Editor’s note: John Fargher is co-founder and chief revenue officer at AgriWebb, a provider of management software for cattle and sheep farms based in Sydney, Australia. The views expressed in this article represent those of the author.
Regenerative farming has often been a controversial topic – largely due to confusion regarding its true definition. Some believe that it involves a return to pre-industrial farming techniques, and fear it’s about pursuing sustainability instead of profits.
This is simply untrue. In fact, the term was popularized in the US by an organic farmer as an alternative to the rather limiting label of ‘sustainable farming.’
Regenerative agriculture, at its simplest, puts land management at the center of a farming enterprise. It’s about leaving the property you farm in better condition than you found it. From my personal experience, our family has been doing this for generations on our South Australian pastoral station in the northern Flinders Ranges. For decades, we have focused on flora and fauna pest eradication, reducing soil erosion, resting paddocks for long periods of time, and actively regenerating native plant growth.
Today, many of regenerative ag’s principles are more easily applied thanks to the development of new technology.
First, it’s key to understand why regenerative farming is important and why it deserves our attention. The gross value of Australian agriculture in 2018-2019 was $62.2 billion, according to the country’s National Farmers Federation. This is no small figure; farming is a significant contributor to our economy, yet the strength of our agricultural productivity and success relies largely on the health of our land.
Soil health is a core concern for practitioners of regenerative ag. Soils that are structurally sound, rich with organic matter, and alive with microorganisms can better retain water and store carbon.
There’s further data to support regenerative farming. US researchers from the Ecdysis Foundation investigated how the move to more regenerative systems might affect profitability. After reviewing 20 farms based on their implementation of regenerative ag practices, the researchers found they were 78% more profitable than conventional plots. This increase in profitability was the result of two main factors: input costs and end markets.
In terms of input costs, regenerative practices greatly reduce expenditure on fertilizer. Also, when it comes to selling to the market, farmers are able to receive higher premiums for their produce. These are mainly short-term benefits; the long-term benefit is healthier soil for years to come.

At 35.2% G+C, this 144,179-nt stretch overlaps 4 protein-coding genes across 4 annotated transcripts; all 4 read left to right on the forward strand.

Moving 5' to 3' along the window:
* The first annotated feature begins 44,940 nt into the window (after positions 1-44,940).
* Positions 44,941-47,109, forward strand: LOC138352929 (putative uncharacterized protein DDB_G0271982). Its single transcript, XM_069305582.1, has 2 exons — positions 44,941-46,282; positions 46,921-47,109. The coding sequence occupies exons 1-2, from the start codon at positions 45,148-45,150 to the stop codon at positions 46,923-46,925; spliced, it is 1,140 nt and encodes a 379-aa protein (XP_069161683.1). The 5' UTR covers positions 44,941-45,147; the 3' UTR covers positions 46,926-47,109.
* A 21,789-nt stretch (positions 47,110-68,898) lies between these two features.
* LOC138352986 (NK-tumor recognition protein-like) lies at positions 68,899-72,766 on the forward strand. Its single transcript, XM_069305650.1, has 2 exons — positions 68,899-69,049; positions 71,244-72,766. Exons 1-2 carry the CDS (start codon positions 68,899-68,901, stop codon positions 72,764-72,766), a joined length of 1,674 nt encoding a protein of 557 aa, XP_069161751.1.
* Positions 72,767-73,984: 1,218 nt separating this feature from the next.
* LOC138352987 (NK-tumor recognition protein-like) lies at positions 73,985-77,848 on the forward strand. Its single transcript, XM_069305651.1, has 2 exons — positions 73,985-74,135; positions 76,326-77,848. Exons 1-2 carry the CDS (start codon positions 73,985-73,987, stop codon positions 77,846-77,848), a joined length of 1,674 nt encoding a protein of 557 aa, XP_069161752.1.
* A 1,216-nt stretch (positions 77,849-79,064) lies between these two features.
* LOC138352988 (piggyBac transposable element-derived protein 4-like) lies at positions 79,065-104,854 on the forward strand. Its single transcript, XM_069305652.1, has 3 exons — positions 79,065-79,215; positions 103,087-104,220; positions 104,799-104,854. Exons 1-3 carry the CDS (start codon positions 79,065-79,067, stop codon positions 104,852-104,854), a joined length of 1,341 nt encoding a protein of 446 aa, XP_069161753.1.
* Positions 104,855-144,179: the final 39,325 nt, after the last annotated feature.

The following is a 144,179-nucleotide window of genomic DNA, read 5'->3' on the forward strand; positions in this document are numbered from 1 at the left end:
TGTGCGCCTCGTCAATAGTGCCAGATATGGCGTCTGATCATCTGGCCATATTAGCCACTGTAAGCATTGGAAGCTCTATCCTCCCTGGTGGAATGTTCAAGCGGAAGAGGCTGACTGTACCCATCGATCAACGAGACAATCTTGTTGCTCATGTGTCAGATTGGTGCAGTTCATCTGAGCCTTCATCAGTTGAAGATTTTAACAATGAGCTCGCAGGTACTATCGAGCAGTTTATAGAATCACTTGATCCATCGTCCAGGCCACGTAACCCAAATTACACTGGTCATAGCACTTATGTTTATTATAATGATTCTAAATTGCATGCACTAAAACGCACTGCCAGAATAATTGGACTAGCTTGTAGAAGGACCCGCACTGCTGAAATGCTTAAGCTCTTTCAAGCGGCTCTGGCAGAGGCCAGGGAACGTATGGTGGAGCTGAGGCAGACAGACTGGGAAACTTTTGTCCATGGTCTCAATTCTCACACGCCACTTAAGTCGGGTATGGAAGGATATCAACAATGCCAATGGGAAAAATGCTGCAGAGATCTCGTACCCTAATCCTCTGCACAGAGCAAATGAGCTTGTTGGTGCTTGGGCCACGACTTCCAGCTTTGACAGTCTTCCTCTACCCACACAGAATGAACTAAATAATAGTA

As farmers manage about 51% of the Australian landscape, it is vital that we educate the industry, our colleagues, and consumers on the importance and benefits of regenerative agriculture.
So what does regenerative farming entail – and is it likely that you might already be doing it?
The basic tenets of regenerative ag are an emphasis on rotational grazing, a reduction in chemical use, minimal tillage, and a focus on tree planting. These methods all help to maintain the landscape and reduce erosion, increase biodiversity, and increase animal health and welfare. Ultimately, they allow you to gain maximum value from the land for years to come.
In the US, Cargill and the Soil Health Institute teamed up recently to find out if there’s a business case for soil health systems. Read more here
However, if the above just resembles common sense and good practice, it is possible to go further. With the addition of technology, the principles of regenerative farming can be enhanced.
Soil monitoring can be managed via probes and remote imaging techniques that provide up-to-date pasture analysis, giving farmers more knowledge about the condition of their land. This allows them to optimize inputs and reduce their use of chemicals.
For example, with tech tools like those offered by Sunshine Coast-based startup Cibo Labs, farmers can use remote sensing and artificial intelligence — combined with on-farm knowledge — to bring new levels of understanding to pasture productivity.
Additionally, developments in farm machinery — such as controlled traffic systems and precision-guided seeding — can reduce soil damage. Variable-rate application of fertilizers and pesticides, based on collected data sets, can lead to a substantial reduction in chemical use.
Underpinning the whole process of tech-enabled, everyday farm management are software platforms such as AgriWebb. In the case of supporting regenerative farming, these platforms bring together the data from your property to allow more efficient use of resources, meaning less impact on the environment. They also make it simple to manage and assess more complex grazing systems, such as rotational grazing, which may be a part of your regenerative farming practices.
Whether you’re already doing it, investing in it, or still weighing up the options, regenerative farming practices are vital for a sustainable, productive, and profitable future. By using the right technology and properly applying the correct methods, regenerative farming can unlock a whole range of benefits – both short and long term.